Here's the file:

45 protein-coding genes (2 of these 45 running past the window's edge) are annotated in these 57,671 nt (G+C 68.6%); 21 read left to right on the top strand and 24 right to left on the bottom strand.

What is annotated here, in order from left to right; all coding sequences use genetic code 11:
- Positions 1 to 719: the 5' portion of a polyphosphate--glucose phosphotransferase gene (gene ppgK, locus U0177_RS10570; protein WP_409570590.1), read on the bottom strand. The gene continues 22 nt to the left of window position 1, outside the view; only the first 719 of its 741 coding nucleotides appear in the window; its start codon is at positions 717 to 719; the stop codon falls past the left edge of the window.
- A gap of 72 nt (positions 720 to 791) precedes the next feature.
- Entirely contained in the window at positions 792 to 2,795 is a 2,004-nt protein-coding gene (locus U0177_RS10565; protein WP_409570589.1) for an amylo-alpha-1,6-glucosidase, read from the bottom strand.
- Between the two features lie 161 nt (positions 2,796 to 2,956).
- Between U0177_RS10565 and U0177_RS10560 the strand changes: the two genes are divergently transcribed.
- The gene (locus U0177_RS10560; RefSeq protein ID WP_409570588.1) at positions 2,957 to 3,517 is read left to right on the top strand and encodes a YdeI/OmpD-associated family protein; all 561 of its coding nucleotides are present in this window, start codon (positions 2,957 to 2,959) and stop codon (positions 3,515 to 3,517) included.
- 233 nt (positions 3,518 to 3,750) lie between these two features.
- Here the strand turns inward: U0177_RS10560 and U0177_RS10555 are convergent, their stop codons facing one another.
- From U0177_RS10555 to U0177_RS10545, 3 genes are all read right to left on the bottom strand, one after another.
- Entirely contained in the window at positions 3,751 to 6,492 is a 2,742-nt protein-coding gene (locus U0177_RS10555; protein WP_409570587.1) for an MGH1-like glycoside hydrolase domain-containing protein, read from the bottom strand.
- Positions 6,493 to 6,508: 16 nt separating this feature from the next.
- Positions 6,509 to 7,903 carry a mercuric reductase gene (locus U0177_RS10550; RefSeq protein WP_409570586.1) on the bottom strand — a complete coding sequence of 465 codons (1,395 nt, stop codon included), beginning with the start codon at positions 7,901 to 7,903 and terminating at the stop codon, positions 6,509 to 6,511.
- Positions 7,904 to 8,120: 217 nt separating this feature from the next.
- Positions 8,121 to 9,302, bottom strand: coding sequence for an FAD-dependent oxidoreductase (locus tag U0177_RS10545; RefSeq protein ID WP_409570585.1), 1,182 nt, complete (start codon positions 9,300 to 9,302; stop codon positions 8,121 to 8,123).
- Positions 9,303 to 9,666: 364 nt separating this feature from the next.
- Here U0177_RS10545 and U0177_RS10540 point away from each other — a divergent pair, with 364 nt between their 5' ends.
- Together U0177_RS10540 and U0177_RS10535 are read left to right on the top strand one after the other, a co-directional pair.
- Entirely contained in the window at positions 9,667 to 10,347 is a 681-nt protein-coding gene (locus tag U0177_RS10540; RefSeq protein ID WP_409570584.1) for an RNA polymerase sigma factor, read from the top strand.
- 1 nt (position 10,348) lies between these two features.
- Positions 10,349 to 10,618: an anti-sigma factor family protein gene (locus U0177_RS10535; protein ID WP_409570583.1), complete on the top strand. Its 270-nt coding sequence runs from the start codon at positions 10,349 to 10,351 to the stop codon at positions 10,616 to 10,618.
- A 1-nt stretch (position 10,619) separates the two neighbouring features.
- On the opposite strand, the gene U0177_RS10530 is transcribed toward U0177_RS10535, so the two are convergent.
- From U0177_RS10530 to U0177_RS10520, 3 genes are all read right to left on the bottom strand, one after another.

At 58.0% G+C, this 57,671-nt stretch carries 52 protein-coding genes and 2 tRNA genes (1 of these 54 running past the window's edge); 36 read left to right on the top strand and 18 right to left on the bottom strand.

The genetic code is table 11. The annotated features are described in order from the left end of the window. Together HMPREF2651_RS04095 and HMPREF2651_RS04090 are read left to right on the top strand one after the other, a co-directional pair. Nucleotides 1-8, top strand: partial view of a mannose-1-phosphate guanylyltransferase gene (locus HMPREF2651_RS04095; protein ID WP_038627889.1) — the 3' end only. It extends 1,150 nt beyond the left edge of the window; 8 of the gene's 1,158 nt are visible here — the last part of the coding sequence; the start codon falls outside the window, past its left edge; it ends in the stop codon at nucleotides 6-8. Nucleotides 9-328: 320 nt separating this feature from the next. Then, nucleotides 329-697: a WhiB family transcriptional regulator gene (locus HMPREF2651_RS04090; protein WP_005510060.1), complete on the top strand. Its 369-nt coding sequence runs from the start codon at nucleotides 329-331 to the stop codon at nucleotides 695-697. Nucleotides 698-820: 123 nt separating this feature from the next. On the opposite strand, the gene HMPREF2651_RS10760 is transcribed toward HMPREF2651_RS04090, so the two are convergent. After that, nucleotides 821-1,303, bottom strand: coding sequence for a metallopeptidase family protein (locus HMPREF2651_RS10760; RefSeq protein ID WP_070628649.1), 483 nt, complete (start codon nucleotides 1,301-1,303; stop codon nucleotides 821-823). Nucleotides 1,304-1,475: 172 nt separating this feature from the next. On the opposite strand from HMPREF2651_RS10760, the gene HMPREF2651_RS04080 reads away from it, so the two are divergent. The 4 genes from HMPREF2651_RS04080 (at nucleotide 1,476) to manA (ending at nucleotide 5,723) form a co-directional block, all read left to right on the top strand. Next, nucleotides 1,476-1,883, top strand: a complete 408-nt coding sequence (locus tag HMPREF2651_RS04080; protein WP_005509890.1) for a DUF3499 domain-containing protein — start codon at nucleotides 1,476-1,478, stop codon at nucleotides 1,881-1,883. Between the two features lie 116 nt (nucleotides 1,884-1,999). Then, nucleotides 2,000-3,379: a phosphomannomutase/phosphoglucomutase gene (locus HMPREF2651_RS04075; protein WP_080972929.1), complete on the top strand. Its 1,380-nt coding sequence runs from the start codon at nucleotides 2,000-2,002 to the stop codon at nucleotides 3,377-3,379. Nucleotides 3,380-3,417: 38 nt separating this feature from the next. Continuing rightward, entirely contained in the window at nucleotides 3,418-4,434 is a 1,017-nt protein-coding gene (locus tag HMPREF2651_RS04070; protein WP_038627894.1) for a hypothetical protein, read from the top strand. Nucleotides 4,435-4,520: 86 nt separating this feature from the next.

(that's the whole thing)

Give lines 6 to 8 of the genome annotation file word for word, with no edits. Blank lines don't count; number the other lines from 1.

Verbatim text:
- Between the two features lie 161 nt (positions 2,796 to 2,956).
- Between U0177_RS10565 and U0177_RS10560 the strand changes: the two genes are divergently transcribed.
- The gene (locus U0177_RS10560; RefSeq protein ID WP_409570588.1) at positions 2,957 to 3,517 is read left to right on the top strand and encodes a YdeI/OmpD-associated family protein; all 561 of its coding nucleotides are present in this window, start codon (positions 2,957 to 2,959) and stop codon (positions 3,515 to 3,517) included.